UK public finances worsen to highest February deficit on record – business live

Good morning, and welcome to our rolling coverage of the world economy, the financial markets, the eurozone and business.

In the UK, the government borrowed £19.1bn last month, the highest February borrowing since monthly records began in 1993.

The worsening in the public finances was mainly caused by a spending splurge, according to figures from the Office for National Statistics. Central government bodies spent £72.6bn on day-to-day activities, £14.2bn more than in February 2020, including £3.9bn on coronavirus job support schemes.

At the same time, tax receipts were £1.5bn lower than a year ago, at £46.2bn, especially VAT, business rates and fuel duty. However, receipts from self-assessed income tax amounted to £4.2bn, £900m more than a year earlier.

Public sector net debt has risen to £2.1 trillion, or 97.5% of GDP, in the first 11 months of the tax year – levels not seen since the early 1960s.

Office for National Statistics (ONS)

Public sector net borrowing was £19.1 billion in February 2021, £17.6 billion more than the previous February.

This is the highest February borrowing since monthly records began in 1993

March 19, 2021

David Madden, market analyst at CMC Markets UK, says:

Governments around the world are borrowing eye watering amounts to keep their respective economies afloat as the lockdowns have stifled growth and the UK is no different.

Earlier this month, Rishi Sunak, Britain’s Chancellor of the Exchequer, revealed various schemes to provide much needed assistance to the economy, so the national debt is on track to keep on increasing in the months ahead. Debt levels make interesting headlines but in reality, the sums involved are unlikely to impact the pound. Bond yields have been in focus lately and should the yield on the 10-year gilt top 1%,that could attract negative attention for sterling.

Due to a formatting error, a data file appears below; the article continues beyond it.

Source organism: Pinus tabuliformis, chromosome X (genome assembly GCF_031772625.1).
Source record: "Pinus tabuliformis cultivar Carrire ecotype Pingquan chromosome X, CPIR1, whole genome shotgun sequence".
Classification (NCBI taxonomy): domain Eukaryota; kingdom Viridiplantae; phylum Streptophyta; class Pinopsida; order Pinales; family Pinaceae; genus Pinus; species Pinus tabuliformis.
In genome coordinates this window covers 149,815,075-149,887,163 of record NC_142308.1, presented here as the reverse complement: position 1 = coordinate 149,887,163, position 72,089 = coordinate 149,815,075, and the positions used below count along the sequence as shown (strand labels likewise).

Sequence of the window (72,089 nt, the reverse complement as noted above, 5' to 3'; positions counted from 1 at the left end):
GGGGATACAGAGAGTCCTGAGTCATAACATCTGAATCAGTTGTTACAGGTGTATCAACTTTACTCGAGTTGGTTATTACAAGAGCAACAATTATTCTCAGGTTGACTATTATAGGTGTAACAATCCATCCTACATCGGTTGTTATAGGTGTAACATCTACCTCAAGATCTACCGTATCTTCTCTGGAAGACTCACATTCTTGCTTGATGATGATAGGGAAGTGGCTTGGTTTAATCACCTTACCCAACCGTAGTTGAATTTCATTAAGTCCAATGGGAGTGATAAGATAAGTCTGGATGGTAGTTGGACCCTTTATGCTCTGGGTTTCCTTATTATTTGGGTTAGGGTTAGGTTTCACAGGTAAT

NatWest (formerly known as Royal Bank of Scotland) has agreed to buy back £1.1bn of shares from the UK government. This reduces the taxpayer’s stake in the bank, which was bailed out by the government during the financial crisis – to 59.8% from 61.7%. The off-market deal for 590.7m shares will settle on 23 March.

In Asia, the Bank of Japan has unveiled some tweaks to its policy that will move it away from its abundant monetary stimulus and towards a more “sustainable” policy. Bloomberg explains:

The bank set out a wider-than-previously-thought movement range for bond yields and scrapped a buying target for stock funds at the end of a three-month policy review. While the currency and bond markets largely took the moves in stride, the BOJ’s decision to focus only on exchange-traded funds on the TOPIX index briefly drove down shares on the Nikkei 225.

Many of the tweaks give the BOJ greater scope to buy fewer assets and could be viewed as a stepping back from stimulus, but the central bank tried to characterise the changes as shoring up the effectiveness and sustainability of its measures over the longer run.

The BOJ also tried to show its readiness to add stimulus if needed by offering lending incentives that would increase in size if it lowered interest rates.

Other central banks are still in stimulus mode. The European Central Bank plans to buy more bonds and the US Federal Reserve forecast that interest rates would stay near zero at least through 2023, despite an improving economic outlook.

Japan’s Nikkei lost 1.4% while other Asian stock markets also fell. Hong Hong’s Hang Seng tumbled 1.8% and the Australian market slid 0.63%. European stock markets are also expected to open lower.

Covid worries are weighing on markets: France has announced new regional lockdowns for some 21 million people in 16 areas, including Paris, from midnight on Friday.


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